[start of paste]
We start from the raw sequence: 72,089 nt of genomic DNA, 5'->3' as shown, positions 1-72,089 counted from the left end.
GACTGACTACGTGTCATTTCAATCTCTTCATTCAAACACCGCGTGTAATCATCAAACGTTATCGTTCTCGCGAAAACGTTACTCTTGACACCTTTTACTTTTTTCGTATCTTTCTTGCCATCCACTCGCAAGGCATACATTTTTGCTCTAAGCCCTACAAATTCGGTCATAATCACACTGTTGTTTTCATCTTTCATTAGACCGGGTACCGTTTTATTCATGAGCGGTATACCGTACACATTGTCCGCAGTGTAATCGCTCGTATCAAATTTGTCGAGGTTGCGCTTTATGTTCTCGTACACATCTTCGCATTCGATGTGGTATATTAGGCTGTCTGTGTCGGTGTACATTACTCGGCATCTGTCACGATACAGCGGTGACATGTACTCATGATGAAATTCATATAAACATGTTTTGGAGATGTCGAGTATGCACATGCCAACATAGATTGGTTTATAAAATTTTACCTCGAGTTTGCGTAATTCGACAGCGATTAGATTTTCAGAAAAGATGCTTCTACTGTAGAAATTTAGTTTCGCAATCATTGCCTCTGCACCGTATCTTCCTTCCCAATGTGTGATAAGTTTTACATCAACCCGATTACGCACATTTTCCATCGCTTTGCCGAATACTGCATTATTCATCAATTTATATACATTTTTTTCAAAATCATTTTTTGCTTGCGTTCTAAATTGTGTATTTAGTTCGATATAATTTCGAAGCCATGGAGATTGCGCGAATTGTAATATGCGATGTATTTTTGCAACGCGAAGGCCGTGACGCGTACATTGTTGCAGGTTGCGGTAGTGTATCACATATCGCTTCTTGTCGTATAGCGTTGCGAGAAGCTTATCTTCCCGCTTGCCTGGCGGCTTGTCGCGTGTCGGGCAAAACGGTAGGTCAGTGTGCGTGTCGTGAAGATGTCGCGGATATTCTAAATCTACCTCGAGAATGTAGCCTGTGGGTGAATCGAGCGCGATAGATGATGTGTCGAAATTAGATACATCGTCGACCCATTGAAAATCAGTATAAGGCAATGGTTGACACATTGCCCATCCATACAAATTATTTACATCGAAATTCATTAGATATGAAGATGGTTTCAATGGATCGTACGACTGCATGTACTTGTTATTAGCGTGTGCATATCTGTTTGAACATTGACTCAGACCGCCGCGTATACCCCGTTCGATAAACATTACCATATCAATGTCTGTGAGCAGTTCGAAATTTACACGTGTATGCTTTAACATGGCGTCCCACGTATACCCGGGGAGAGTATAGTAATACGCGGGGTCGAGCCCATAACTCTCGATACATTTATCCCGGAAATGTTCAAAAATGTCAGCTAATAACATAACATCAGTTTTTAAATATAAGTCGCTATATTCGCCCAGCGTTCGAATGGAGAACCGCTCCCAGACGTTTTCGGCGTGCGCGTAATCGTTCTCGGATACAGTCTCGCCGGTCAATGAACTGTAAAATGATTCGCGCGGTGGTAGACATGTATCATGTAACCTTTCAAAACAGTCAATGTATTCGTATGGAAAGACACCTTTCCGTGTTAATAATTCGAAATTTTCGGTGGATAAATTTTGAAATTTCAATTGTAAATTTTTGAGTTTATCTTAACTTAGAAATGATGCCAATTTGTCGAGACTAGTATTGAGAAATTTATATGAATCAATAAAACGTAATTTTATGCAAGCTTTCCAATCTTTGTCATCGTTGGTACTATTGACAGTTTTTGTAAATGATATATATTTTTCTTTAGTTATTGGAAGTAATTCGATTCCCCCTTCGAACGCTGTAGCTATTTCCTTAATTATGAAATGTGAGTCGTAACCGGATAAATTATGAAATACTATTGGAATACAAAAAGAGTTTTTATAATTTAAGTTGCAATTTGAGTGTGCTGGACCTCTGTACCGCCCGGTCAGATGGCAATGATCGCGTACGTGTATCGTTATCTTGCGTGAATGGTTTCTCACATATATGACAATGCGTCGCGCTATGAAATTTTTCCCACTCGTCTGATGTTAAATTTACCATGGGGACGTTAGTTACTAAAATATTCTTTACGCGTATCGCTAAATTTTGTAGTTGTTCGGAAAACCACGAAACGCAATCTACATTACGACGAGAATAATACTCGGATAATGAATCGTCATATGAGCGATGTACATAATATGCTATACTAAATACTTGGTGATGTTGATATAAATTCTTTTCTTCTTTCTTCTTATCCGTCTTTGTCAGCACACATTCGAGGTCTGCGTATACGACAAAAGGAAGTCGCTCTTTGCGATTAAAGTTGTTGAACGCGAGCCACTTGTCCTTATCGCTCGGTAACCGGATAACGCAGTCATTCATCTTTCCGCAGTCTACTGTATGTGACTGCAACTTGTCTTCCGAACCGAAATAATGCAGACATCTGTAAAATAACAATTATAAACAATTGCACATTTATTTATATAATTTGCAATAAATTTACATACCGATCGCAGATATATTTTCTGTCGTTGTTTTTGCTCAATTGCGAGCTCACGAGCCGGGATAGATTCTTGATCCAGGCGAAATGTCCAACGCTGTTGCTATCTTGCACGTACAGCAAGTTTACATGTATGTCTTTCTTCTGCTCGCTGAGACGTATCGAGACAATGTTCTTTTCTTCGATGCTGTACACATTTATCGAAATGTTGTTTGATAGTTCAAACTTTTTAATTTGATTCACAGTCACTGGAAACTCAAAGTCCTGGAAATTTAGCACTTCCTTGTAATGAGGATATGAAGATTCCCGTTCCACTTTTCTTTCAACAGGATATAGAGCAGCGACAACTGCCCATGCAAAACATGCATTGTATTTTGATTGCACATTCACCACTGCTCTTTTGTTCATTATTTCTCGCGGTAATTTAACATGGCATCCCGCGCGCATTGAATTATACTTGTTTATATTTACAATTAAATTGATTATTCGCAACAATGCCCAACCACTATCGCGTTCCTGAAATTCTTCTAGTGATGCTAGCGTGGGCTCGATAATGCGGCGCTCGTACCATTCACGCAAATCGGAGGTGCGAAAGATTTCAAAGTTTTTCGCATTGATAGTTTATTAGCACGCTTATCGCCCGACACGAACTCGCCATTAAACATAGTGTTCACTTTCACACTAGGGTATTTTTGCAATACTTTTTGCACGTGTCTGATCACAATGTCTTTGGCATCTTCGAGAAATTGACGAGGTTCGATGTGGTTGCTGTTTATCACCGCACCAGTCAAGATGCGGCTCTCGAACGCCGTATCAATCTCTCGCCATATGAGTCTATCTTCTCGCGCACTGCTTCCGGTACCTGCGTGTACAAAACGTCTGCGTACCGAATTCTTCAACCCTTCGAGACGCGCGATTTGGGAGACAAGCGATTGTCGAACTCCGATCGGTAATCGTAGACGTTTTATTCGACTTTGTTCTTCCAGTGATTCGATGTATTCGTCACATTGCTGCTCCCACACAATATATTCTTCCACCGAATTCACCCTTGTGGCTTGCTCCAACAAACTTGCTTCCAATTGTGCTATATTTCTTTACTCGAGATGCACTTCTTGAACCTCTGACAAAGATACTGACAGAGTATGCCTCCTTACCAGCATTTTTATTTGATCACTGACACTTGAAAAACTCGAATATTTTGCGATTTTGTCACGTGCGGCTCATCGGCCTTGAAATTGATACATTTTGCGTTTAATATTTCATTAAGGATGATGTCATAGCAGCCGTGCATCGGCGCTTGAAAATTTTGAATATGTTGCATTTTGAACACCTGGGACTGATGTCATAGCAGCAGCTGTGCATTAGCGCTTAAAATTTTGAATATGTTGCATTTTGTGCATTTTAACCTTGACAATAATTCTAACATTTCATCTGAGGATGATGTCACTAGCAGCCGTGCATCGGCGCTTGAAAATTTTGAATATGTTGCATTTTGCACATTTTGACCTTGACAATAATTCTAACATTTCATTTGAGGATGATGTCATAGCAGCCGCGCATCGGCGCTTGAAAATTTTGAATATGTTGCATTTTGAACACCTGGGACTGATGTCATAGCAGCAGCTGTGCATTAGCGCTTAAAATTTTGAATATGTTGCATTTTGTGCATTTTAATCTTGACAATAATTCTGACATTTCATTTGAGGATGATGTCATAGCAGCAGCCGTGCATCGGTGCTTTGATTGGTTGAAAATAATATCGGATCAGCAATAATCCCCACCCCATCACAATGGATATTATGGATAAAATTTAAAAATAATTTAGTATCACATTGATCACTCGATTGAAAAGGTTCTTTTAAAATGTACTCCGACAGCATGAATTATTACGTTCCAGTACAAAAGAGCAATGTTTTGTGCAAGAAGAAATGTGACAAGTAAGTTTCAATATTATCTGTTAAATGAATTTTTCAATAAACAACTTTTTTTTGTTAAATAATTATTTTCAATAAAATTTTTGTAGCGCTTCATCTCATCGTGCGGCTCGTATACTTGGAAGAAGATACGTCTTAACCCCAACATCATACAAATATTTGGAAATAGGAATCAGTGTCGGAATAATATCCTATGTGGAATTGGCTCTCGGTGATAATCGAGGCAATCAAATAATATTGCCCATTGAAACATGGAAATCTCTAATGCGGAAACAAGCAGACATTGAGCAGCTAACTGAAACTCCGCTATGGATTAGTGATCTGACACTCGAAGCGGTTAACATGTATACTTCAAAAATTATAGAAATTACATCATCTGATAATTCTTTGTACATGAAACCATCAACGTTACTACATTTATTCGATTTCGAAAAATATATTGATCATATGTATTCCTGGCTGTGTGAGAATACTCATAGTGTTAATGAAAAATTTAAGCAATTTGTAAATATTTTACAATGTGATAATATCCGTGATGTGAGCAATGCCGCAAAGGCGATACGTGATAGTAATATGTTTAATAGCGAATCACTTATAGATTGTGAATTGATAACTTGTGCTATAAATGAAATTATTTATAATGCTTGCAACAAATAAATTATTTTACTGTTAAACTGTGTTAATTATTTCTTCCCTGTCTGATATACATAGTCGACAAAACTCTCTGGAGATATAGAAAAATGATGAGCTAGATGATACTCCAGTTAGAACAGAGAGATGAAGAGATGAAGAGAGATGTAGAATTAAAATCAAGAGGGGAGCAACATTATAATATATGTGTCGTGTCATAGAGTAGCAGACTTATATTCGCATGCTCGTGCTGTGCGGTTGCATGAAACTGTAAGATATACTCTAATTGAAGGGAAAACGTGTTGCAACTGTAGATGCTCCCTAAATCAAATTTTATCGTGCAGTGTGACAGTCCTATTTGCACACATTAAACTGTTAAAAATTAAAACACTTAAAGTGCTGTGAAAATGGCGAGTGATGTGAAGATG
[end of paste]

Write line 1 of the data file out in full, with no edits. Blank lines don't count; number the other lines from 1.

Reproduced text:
We start from the raw sequence: 72,089 nt of genomic DNA, 5'->3' as shown, positions 1-72,089 counted from the left end.